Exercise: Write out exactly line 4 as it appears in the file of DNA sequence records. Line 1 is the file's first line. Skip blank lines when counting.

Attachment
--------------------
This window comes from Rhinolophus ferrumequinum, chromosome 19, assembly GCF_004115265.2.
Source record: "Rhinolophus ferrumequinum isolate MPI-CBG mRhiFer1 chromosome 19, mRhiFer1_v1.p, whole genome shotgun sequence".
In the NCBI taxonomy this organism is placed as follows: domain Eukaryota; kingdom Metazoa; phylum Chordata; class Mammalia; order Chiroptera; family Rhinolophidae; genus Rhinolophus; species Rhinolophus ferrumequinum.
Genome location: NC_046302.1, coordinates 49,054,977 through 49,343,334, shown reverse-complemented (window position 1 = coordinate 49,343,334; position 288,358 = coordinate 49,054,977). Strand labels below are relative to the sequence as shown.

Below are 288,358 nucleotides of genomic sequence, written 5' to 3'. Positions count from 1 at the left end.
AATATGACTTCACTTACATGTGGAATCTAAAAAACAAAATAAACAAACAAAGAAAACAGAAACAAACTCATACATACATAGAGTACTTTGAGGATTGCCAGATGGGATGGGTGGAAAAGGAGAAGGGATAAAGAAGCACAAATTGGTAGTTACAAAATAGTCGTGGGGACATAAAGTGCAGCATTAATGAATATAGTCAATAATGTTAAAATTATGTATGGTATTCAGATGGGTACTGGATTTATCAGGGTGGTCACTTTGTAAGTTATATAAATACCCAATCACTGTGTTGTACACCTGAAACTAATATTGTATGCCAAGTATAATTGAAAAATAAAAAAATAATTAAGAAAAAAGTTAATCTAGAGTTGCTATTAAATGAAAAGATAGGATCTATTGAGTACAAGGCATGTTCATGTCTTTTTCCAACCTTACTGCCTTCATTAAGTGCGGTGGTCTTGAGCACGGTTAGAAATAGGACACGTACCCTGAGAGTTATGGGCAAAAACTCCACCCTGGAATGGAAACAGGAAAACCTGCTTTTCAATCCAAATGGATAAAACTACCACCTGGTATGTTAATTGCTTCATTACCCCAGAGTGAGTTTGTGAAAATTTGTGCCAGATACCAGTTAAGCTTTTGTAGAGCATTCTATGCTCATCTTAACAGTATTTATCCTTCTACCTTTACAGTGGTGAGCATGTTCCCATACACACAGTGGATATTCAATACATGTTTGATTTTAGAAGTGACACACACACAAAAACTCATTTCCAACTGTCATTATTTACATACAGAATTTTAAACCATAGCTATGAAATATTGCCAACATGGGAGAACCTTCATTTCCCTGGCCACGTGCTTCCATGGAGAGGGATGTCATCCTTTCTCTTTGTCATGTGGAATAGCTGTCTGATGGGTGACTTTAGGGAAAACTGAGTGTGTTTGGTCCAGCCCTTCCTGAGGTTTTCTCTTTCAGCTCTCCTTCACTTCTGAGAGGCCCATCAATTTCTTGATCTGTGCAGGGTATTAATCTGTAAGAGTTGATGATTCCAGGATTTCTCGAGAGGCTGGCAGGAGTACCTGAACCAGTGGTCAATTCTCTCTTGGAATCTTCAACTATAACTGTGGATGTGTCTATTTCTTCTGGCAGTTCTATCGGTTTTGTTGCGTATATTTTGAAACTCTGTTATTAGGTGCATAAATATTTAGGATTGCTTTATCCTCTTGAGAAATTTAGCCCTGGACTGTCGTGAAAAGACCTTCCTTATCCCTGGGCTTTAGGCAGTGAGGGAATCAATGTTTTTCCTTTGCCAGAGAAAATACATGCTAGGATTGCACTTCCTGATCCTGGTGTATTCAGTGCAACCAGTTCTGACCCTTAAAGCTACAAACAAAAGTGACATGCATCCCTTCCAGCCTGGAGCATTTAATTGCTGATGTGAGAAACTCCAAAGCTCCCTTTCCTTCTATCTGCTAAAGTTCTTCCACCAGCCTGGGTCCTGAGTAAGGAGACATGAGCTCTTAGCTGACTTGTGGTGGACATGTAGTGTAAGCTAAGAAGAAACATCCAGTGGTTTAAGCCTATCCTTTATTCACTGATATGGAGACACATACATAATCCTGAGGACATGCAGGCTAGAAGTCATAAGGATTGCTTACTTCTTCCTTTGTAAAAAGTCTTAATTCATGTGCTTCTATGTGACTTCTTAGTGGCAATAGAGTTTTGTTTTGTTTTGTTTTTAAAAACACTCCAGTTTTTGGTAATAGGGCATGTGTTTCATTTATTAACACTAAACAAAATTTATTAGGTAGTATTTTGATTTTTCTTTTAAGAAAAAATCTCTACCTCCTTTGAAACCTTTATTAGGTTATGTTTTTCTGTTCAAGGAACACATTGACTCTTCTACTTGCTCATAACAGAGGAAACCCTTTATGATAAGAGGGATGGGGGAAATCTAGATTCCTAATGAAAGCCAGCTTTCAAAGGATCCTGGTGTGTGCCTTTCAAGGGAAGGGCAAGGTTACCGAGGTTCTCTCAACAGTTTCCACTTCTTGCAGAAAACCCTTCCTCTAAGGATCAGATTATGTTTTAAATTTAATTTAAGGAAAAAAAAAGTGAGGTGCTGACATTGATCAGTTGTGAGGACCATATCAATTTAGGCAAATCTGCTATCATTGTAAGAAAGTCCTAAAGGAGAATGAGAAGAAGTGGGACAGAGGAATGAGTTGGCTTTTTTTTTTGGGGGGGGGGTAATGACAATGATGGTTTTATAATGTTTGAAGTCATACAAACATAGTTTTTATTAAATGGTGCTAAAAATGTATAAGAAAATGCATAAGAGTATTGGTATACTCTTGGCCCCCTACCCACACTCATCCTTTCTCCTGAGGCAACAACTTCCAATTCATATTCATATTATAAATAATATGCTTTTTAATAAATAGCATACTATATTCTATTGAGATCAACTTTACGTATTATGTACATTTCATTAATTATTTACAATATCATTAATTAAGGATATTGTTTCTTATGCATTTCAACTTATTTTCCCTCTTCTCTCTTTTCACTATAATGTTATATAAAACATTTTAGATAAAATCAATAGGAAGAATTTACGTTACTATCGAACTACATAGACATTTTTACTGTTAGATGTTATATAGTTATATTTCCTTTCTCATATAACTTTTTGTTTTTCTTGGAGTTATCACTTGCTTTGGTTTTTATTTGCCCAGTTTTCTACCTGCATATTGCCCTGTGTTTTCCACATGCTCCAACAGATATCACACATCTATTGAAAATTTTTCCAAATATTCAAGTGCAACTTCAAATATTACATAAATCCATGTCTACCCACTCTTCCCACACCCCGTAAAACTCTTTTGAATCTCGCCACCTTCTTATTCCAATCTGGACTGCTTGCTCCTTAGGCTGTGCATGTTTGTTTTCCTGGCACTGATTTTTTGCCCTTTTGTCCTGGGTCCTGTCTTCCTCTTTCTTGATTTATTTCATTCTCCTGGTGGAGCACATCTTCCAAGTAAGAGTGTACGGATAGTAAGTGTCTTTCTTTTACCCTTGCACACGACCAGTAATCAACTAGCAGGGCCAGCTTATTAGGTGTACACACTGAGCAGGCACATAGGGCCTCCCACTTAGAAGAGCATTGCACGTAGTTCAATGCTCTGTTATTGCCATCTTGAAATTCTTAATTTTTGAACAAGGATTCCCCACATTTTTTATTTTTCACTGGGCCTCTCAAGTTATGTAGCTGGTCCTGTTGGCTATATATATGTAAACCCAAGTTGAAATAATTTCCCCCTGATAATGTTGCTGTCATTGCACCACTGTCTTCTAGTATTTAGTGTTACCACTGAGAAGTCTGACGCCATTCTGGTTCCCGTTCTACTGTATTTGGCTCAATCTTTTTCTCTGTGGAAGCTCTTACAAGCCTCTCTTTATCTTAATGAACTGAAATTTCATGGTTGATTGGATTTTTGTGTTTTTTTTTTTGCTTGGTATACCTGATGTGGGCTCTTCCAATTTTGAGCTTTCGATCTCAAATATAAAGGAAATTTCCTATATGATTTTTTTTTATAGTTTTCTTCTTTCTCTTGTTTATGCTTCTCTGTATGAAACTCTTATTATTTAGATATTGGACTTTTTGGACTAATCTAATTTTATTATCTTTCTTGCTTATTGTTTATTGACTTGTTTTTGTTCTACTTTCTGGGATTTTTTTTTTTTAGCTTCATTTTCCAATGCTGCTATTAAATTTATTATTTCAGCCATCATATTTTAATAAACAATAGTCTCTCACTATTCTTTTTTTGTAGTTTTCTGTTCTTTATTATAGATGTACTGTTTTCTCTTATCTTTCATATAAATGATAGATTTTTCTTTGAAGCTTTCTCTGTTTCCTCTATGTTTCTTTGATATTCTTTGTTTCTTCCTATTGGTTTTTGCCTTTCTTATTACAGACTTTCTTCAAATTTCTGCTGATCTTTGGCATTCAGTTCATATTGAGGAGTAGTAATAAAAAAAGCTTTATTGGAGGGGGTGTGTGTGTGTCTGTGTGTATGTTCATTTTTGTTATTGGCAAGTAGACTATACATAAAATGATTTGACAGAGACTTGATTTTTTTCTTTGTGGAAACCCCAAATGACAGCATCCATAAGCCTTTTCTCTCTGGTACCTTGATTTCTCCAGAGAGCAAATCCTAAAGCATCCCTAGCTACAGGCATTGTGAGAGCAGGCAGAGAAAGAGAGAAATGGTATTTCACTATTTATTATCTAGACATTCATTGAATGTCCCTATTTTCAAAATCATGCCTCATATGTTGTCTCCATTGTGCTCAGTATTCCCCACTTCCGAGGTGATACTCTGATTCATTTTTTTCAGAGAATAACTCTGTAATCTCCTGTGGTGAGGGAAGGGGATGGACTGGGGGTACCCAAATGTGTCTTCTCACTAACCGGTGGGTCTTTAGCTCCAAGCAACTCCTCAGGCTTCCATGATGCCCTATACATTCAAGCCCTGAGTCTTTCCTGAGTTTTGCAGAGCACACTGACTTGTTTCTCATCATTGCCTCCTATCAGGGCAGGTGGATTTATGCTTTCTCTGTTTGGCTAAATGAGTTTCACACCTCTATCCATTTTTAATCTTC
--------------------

Genome location: NC_046302.1, coordinates 49,054,977 through 49,343,334, shown reverse-complemented (window position 1 = coordinate 49,343,334; position 288,358 = coordinate 49,054,977). Strand labels below are relative to the sequence as shown.